Are you thinking what we're thinking? Your annual report is the perfect place to introduce the story you intend to tell all year long.
What's on deck
Annual reports are often rundowns of the past, but there's nothing that says they have to be. In fact, we're gonna say the opposite: Give your supporters a glimpse into what they can expect to see in the coming year. Not only will it hold your organization accountable, but it also is a great segue into...
It's definitely not the time or place to press hard, but being such a robust document, it only makes sense that you slip in a tiny little appeal.
Finally, when people take the time to read all about your nonprofit's year-in-review, don't let the interaction stop there. Find a way to create an engagement loop that allows you to respond each time they engage with your nonprofit, your website, communications, social media, clients, and so on.
There are some ideas earlier in this article, like the donation ask, the survey or quiz, and social media. Try out one or more and see if it increases engagement year-over-year. You may have a new metric to add to next year's annual report!
5 Examples of multi-use nonprofit annual reports
Boy Scouts of America's Heart of America Council
Bloomington Health Foundation
Back on My Feet
Because Justice Matters
Bonus! When you create cumulative reports, there will likely be individual impact stories that span the breadth of your organization's history. An iconic story or two may bubble up for you, making impact obvious.
As a youth-focused organization, The Bloc's programming and fiscal calendar coordinate with the school year, which means that a summertime annual report will have much more impact than a January drop. In Jamyle's words, "Producing our public-facing annual report in July allows us to speak to our progress at a natural time of reflection."
A method to your making
Now that you're on board with multi-use annual reports, how do you do it?
Well, look at what you have—we guarantee you have more assets than you think.
- Impact stories from past years
- Quotes from supporters
- Past annual reports
- Media spotlights (newspaper, website, podcast guest spots, etc.)
- Blog posts
- Supporter survey results
- Memorabilia like leftover swag, gala invitations, or prizes
- A sense of what worked last year!
Then add in your experimental ideas, inspiration, and the obligatory WTH board request. Once you've tallied it all up, figure out what makes sense to include in your nonprofit's annual report—if you were putting together a scrapbook of the past year, what would make it in?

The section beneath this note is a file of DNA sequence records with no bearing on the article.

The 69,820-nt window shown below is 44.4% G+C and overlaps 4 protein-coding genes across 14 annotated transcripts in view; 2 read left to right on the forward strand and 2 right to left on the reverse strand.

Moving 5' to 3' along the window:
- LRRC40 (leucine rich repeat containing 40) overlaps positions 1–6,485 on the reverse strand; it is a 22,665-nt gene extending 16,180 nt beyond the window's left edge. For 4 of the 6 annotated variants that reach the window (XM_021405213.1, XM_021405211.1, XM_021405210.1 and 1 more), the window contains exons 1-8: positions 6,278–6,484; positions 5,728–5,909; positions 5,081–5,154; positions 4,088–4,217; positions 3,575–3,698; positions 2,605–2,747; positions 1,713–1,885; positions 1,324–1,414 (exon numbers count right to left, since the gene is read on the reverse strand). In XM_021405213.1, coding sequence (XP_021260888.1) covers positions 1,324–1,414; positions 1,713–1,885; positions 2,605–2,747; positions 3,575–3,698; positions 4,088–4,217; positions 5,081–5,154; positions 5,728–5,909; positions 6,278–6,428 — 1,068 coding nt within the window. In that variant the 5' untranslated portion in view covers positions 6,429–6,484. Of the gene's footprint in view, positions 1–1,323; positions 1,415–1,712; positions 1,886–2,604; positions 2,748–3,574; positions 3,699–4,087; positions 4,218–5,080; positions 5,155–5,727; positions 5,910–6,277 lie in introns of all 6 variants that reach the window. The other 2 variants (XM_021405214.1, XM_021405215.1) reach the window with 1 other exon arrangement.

Choosing a program or tool to build your annual report will help narrow it down: Yearly.report and Canva lend themselves to dynamic digital experiences while issu has a more traditional feel and therefore may do a better job carrying static images and bulkier copy.
Or... hand it over to a pro (assuming that's not you.) Find a designer or content creator that lines up with your values and pay them to create a kickass annual report. Remember, this is a document that you'll be using for years to come, so it's worth the investment.
Accessibility Reminder! Keep in mind that your supporter base will have different levels of accessibility to and comfort with digital content. Captions, translations, a variety of filetypes and color palettes, and clearly-marked paths to your annual report will ensure that your hard work will be easily digested by everyone under the sun.
Nonprofit Content Creation Takeaways
- Multi-use content like videos, short copy descriptions, images, and infographics make the most of your staff's time and resources.
- Keep it short and sweet to hold onto reader attention.
- Consider different levels of accessibility in your creation process.
- Rip yourself off! Content professionals reuse copy; you should, too.
More nonprofit report resources
- Nonprofit Annual Report Tools: Make an Impressive Report with Ease
- The Best Way for Your Nonprofit to Do an Annual Review of Your Fundraising Program
- 8 Must-Have Fundraising Reports Every Nonprofit Needs
- 13 Awesome Nonprofit Annual Report Examples and What You Can Learn From Them